• Your life and health are your own responsibility.
• Your decisions to act (or not act) based on information or advice anyone provides you—including me—are your own responsibility.


The Lipid Hypothesis Has Officially Failed
(Part 1 of many)

In 1977, the US Government issued its first dietary recommendations: eat less fat and cholesterol, and more carbohydrates.  Yeah, that worked.

Feel free to hotlink this image so long as you also make the image a link to http://www.gnolls.org, or put a visible link to gnolls.org under it.

Thanks to George McGovern and the “United States Senate Select Committee on Nutrition and Human Needs” for killing millions of people via the consequences of obesity—diabetes, heart disease, depression, cancer, dementia, stroke, osteoarthritis, and a host of other totally preventable maladies.

Seriously: we let a Senate committee decide what was healthy to eat? I guess we got what we deserved.

“Low-Calorie” Foods Made Us Fat

To forestall the inevitable cascade of reflexive defenses of the status quo, which are “We started eating more junk food”, “We started eating more food generally. Calories in, calories out” and “People got lazy and stopped exercising”, I’ll point the skeptics to the following study, which uses the same data set (NHANES) as the graph:

The American Journal of Medicine Volume 102, Issue 3 , Pages 259-264, March 1997. Divergent trends in obesity and fat intake patterns: The american paradox. MD Adrian F. Heini, MD, DrPH Roland L. Weinsier

RESULTS: In the adult US population the prevalence of overweight rose from 25.4% from 1976 to 1980 to 33.3% from 1988 to 1991, a 31% increase.
    [WIth a 55% increase in obesity and a 214% increase in extreme obesity. See the original NHANES data.]
During the same period, average fat intake, adjusted for total calories, dropped from 41.0% to 36.6%, an 11% decrease.
    [We were doing exactly what we were told to do: eat less fat.]
Average total daily calorie intake also tended to decrease, from 1,854 kcal to 1,785 kcal (−4%). Men and women had similar trends.
    [Look at that! We weren’t eating any more food…but, somehow, we got fatter anyway.]
Concurrently, there was a dramatic rise in the percentage of the US population consuming low-calorie products, from 19% of the population in 1978 to 76% in 1991.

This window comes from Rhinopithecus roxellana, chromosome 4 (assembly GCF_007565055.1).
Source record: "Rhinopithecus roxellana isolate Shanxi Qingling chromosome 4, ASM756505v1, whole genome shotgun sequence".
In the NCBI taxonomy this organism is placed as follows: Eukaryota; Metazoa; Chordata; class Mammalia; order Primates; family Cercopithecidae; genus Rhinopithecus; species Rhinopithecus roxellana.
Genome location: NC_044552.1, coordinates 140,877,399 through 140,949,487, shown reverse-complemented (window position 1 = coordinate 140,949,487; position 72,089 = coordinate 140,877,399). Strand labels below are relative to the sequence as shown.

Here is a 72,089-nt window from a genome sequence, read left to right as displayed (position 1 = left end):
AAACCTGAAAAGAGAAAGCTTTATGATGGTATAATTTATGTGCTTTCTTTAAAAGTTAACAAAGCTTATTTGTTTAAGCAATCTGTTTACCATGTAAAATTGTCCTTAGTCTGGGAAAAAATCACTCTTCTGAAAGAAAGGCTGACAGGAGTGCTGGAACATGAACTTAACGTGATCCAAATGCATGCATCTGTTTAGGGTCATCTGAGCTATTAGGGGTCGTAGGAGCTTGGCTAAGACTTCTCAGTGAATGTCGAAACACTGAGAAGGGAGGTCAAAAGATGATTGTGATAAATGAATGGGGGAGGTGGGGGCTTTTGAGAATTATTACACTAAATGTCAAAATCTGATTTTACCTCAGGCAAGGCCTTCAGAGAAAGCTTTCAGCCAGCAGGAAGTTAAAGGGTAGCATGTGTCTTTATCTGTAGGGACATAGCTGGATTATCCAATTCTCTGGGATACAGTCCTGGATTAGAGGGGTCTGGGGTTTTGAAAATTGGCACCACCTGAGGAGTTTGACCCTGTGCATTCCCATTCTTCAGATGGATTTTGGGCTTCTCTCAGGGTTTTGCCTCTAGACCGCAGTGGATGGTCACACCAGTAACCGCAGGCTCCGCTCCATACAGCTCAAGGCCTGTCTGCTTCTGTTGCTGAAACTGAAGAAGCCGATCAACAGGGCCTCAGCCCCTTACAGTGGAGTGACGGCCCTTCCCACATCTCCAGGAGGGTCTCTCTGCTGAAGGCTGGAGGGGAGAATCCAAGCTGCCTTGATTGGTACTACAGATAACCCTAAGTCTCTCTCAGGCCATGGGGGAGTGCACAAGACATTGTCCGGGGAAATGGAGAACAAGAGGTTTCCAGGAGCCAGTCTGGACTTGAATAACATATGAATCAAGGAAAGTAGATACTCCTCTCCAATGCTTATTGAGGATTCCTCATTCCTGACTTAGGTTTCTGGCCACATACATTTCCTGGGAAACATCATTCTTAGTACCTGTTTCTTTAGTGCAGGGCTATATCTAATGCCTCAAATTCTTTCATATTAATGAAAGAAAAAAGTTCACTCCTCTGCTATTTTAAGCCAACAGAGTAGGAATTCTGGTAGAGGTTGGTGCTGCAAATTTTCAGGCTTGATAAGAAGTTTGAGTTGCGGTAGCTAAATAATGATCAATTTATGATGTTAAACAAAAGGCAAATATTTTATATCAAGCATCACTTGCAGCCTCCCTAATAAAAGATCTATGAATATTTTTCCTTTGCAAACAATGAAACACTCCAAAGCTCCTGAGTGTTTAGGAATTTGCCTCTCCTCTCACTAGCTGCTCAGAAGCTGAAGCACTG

[Again, we were doing exactly what we were told to do: eat low-fat, high-carb products.]
From 1986 to 1991 the prevalence of sedentary lifestyle represented almost 60% of the US population, with no change over time.
    [So we weren’t exercising any less, either.]

In other words, we were eating the same number of calories, eating dramatically more low-calorie, low-fat ‘health food’, and exercising the same amount…but we got dramatically fatter!

Why does the “low-fat, high-carb” weight loss strategy fail? Start here with “Why You’re Addicted To Bread”. And here’s how I eat: “Eat Like A Predator, Not Like Prey”.

Then, continue to Part 2!

Live in freedom, live in beauty.


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Why Companies Keep Pay a Secret, and Why You'd Rather Know The Truth

“A new study by researchers at the University of California at Berkeley and Princeton University suggests that if all of our salaries were made known tomorrow, half of us would be made miserable and the other half would be made no happier.”
-Smart Money Magazine, “Why Companies Keep Pay a Secret

The implication is that we’re all better off not knowing the truth.

This, however, is only the employer’s half of the story. This information is indeed of negative value to the organization…but it is of positive value to the workers.

Information, in a free market, causes prices to equalize. However, salaries within an organization are not a free market. The only way to meaningfully increase your salary is by leaving and taking another job, and the only way to meaningfully decrease your salary is by getting fired or laid off.

So there is a free(ish) market in the larger sense of the employment market as a whole, and employees participate in this larger market—while employers would rather restrain them from doing so by withholding information, forcing them to sign non-compete agreements, and so on.

Employers benefit from keeping pay a secret because they can pay some of their employees less than their market value and redirect that profit to themselves. An underpaid employee may quit and get a new job at a better salary, which is indeed a disadvantage to their old employer…but it is an obvious advantage to the employee, who will be much happier at an employer who is not trying to cheat them out of earning their full market value.

In other words, this article is correct in its data, but wrong in its conclusions.

If you’re not convinced, here’s an analogy:

Your Price: $?.??/lb

The article might as well argue that there should be no price tags in supermarkets, that we should each negotiate a price for hamburger with the store the first time we walk in, that we should pay that price (indexed to inflation) for the rest of our lives when shopping with that store—and that none of us should ever be able to find out what anyone else is paying for hamburger.

It should be obvious that such an arrangement benefits the store (who can charge some of their shoppers well over market price) but disadvantages the consumer.

It should also be obvious that while a shopper might be initially dismayed to find out that they were paying substantially more than another shopper under such a system, they would be much happier in the long run to know who was paying what, and to use that information to be able to pay a lower price for hamburger instead of continually wondering whether they were being cheated.

But, of course, the article and study only account for the immediate, short-term effect on the employer.